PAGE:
|Man Without Qualities|
Thursday, April 17, 2003
The Wall Street Journal reports that tales of Iraqi museum looting are much exaggerated - and so are allegations that American forces "let" the looting happen or that more American troops would likely have prevented the looting:
[T]hanks to Iraqi preparations before the war, it seems the worst has been avoided. Donny George, the director-general of restoration at the Iraqi Antiquities Department, Wednesday said his staff had preserved the museum's most important treasures, including the kings' graves of Ur and the Assyrian bulls. These objects were hidden in vaults that haven't been violated by looters. ... Earlier this week, some museum workers reached foreign journalists to complain about an orgy of looting in the museum, saying that little of the collection remains. As secrecy long enveloped the museum -- where part of the collection had been siphoned off by Saddam Hussein's family and sold abroad -- it isn't clear whether these museum workers knew about the prewar preparations to hide the most-valuable artifacts.
Mr. George... said many valuable items are still missing. Among the antiquities unaccounted for so far, Mr. George said, are the sacral vase of Warqa, from Sumerian times, and the bronze statue of Basitqi, from the Accadian civilization. ... "There was a tremendous amount of looting just for destruction purposes -- and there were artifacts that were not destroyed at all," he said. "It was not as bad as I thought it would be."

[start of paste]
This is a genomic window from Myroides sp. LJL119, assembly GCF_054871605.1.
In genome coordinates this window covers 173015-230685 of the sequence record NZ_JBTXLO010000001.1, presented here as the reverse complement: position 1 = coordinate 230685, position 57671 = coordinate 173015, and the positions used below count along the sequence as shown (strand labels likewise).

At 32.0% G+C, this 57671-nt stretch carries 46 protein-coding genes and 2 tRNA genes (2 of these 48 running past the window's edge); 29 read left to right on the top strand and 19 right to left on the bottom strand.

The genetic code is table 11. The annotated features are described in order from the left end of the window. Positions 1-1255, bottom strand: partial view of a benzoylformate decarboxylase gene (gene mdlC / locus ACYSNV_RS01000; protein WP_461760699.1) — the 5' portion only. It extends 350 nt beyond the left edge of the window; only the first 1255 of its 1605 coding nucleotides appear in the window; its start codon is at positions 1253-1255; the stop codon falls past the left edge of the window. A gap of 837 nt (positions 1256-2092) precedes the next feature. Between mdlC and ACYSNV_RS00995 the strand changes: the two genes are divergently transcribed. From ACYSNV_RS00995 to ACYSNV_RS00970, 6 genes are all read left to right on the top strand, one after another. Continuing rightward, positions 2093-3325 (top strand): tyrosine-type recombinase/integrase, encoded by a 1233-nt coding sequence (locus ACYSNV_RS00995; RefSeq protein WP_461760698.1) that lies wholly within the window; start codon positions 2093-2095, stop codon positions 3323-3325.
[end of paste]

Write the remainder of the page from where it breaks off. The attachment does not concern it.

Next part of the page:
Lt. Col. Schwartz ... said he couldn't move into the museum compound and protect it from looters last week because his soldiers were taking fire from the building -- and were determined not to respond. ...
And, in particular, American forces did not "let" the looting occur, and it appears not to have been a problem that "more troops" would have likely solved. If there had been more American troops, that would just have meant more American troops would have been outside getting shot at by the snipers in and on the museum - and waiting while the looting went on.
Further, it is a real leap to conclude that any particular item missing from a museum whose collection had been siphoned off by Saddam Hussein's family and sold abroad disappeared in the looting. Would a high official leaving for Damascus leave behind a valuable museum piece if he could still get at it after the Husseins fed? One might also want to keep in mind reports that looters who ravaged Iraqi antiquities appeared highly organized and even had keys to museum vaults and were able to take pieces from safes. Is that the kind of thing one expects from "looters" fresh off the street?
The Journal article raises yet another interesting question: Should items from this museum collection which were siphoned off by Saddam Hussein's family and sold abroad still be considered to be the property of Iraq? What if the new courts of Iraq established by the future government declare such sales to have been invalid?
UPDATE: Maybe Mr. Sullivan didn't read his Journal closely enough this morning.
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